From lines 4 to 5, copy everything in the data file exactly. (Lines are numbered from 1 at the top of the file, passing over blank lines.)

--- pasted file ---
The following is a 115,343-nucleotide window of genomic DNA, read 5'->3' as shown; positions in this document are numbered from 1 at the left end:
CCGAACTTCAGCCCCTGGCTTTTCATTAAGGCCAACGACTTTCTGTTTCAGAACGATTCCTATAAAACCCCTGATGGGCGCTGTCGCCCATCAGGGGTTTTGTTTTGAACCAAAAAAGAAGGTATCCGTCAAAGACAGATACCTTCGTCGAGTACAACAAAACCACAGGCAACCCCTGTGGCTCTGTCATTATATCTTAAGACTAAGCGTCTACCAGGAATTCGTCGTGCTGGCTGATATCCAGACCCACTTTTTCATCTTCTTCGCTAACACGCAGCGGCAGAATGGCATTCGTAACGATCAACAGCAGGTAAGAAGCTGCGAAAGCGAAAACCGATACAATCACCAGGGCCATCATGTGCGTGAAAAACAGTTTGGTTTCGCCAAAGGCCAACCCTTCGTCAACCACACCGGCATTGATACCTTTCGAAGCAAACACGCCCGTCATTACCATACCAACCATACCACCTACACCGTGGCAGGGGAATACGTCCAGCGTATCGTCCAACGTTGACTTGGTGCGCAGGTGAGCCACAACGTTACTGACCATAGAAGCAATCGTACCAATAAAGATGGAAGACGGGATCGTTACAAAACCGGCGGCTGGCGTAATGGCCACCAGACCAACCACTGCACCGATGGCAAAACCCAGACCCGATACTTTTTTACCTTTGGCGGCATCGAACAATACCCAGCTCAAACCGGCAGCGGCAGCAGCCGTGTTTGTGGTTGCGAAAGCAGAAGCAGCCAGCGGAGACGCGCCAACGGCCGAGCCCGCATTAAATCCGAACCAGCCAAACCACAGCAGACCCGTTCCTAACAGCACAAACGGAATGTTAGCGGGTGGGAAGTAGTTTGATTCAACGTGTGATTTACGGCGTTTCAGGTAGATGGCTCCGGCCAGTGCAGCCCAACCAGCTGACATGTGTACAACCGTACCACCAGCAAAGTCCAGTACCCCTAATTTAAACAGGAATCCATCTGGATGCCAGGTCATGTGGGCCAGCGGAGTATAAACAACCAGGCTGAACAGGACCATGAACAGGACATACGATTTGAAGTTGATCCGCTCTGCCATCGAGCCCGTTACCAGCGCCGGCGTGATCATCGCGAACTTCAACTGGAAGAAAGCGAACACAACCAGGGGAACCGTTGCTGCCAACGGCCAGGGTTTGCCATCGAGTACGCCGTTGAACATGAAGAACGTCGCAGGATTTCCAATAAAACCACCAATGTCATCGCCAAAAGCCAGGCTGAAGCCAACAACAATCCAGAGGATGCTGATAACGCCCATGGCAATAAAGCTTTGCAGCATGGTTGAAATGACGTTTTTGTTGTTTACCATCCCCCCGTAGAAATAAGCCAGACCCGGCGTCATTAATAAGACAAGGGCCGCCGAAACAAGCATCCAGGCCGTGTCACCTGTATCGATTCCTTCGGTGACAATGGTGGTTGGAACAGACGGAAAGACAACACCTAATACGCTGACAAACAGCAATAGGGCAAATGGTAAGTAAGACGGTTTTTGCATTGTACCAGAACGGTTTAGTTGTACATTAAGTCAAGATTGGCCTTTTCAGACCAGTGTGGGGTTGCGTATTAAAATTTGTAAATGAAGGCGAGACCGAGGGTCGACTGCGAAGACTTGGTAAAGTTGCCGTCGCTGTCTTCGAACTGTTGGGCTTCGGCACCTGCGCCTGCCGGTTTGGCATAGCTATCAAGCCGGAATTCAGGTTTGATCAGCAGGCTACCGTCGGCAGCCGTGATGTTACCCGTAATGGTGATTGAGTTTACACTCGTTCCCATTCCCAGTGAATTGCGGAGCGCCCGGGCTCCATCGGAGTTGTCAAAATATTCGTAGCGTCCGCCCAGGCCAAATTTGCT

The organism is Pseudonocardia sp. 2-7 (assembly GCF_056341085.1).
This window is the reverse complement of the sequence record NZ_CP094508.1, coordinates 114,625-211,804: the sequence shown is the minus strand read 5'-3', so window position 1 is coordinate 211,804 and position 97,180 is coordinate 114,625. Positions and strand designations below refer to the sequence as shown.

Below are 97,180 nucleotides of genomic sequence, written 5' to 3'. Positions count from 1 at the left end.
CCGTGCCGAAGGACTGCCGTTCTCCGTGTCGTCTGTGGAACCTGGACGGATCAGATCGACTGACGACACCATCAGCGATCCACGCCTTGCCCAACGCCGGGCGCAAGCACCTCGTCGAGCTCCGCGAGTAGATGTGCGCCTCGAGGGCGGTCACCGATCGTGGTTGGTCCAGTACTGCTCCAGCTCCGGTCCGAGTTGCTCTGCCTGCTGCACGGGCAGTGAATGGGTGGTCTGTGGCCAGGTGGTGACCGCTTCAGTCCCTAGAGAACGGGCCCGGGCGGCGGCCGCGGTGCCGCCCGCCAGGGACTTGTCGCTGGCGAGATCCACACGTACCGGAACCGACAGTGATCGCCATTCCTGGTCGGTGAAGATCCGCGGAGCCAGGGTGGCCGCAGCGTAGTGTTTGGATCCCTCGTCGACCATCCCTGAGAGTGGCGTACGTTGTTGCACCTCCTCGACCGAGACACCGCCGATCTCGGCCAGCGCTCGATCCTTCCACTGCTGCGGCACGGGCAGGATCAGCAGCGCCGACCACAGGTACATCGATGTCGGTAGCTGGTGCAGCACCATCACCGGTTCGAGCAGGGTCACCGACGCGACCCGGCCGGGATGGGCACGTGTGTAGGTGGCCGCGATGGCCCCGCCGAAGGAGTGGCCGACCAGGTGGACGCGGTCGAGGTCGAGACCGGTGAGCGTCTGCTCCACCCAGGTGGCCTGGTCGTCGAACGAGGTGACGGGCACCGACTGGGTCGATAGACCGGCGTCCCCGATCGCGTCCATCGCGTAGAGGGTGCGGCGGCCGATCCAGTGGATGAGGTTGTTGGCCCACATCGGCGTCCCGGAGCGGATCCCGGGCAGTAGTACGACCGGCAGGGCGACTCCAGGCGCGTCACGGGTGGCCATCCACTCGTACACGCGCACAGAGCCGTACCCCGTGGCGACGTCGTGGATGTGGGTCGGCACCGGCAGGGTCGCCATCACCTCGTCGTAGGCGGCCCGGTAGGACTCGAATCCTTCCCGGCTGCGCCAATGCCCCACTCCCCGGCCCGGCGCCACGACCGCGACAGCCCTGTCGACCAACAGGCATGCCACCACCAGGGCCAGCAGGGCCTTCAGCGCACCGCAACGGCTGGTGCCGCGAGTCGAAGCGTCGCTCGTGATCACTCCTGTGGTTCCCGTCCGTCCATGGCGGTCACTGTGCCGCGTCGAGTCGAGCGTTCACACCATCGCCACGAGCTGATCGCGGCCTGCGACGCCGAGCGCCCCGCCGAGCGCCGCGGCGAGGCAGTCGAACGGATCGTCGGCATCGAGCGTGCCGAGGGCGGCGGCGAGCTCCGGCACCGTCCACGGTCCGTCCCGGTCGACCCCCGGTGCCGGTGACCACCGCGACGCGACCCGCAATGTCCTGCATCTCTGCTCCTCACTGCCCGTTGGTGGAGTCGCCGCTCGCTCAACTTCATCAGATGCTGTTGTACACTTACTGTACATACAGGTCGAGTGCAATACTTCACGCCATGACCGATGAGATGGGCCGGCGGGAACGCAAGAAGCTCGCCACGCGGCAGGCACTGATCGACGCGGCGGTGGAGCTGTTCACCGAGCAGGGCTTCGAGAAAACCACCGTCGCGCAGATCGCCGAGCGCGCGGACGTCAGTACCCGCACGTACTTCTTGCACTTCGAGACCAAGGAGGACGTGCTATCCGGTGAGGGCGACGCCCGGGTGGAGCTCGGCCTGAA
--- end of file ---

This window is the reverse complement of the sequence record NZ_CP094508.1, coordinates 114,625-211,804: the sequence shown is the minus strand read 5'-3', so window position 1 is coordinate 211,804 and position 97,180 is coordinate 114,625. Positions and strand designations below refer to the sequence as shown.

Below are 97,180 nucleotides of genomic sequence, written 5' to 3'. Positions count from 1 at the left end.